WHO assesses influenza surveillance in Azerbaijan


A team of experts from the WHO Country Office in Azerbaijan and WHO/Europe conducted a mission on 9–13 October 2017 to assess progress in the country’s influenza surveillance system. They also performed an on-site assessment of the newly built national influenza laboratory at the State Antiplague Station of Azerbaijan’s Ministry of Health in Baku.

The assessment identified the steps necessary for the laboratory to obtain formal WHO recognition as a national influenza centre. It was performed at the special request of the Ministry of Health, as part of its interest in continuing technical cooperation with WHO/Europe.

In parallel with the laboratory assessment, experts visited the national Centre for Hygiene and Epidemiology (GEM) and its subnational offices, as well as selected sentinel surveillance sites in the cities of Baku and Ganja.

The experts held a number of meetings and discussions with national focal points and staff of GEM and the sentinel sites. Through these meetings, they explored existing data collection and reporting processes, sampling strategies, and the challenges faced in conducting sentinel surveillance. They presented key findings and recommendations for strengthening the influenza surveillance system at the Ministry of Health on the last day of the mission.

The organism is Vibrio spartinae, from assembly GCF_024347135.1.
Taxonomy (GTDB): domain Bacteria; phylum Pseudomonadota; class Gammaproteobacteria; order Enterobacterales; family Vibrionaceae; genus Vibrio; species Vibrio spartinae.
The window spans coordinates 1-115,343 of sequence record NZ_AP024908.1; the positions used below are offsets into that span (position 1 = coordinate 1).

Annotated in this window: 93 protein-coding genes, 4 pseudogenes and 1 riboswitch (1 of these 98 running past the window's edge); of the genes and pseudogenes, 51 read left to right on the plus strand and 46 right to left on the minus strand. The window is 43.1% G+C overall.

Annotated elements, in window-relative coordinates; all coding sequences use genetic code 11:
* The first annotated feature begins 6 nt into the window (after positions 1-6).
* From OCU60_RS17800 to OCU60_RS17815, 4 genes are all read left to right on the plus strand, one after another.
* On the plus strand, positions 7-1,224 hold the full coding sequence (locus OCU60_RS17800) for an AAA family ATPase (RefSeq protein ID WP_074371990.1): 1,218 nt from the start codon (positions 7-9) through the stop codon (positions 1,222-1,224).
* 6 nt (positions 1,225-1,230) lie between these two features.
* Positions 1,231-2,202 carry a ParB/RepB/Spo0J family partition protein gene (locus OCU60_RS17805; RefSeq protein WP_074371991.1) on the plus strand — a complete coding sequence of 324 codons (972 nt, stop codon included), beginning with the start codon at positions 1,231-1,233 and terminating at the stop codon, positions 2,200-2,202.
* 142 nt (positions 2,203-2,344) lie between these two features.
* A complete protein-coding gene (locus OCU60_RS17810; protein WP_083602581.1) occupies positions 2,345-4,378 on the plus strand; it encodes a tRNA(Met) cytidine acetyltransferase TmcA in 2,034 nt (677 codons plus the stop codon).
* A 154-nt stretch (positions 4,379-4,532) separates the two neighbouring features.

Acute respiratory infections (ARI) are among the most frequently reported diseases in Azerbaijan. Universal surveillance for ARI has existed for decades. In 2006, following outbreaks of avian influenza A(H5N1) with 8 associated human infections and 5 deaths, the Ministry of Health established surveillance for avian influenza A(H5N1) viruses.

Sentinel surveillance for influenza-like illness in outpatient polyclinics has been implemented since 2009 in order to strengthen epidemiological and virological monitoring of influenza. At the same time, sentinel surveillance for severe ARI was set up in hospitals in Baku to increase capacity for monitoring hospitalized influenza. This includes identifying both people at risk of developing severe disease and the viruses associated with severe illness.

The sentinel sites are based in 7 regions of Azerbaijan (Baku, Ganja, Khachmaz, Lenkaran, Mingechevir, Qazakh and Sumgayit) and cover a catchment area of approximately 20% of the country’s population.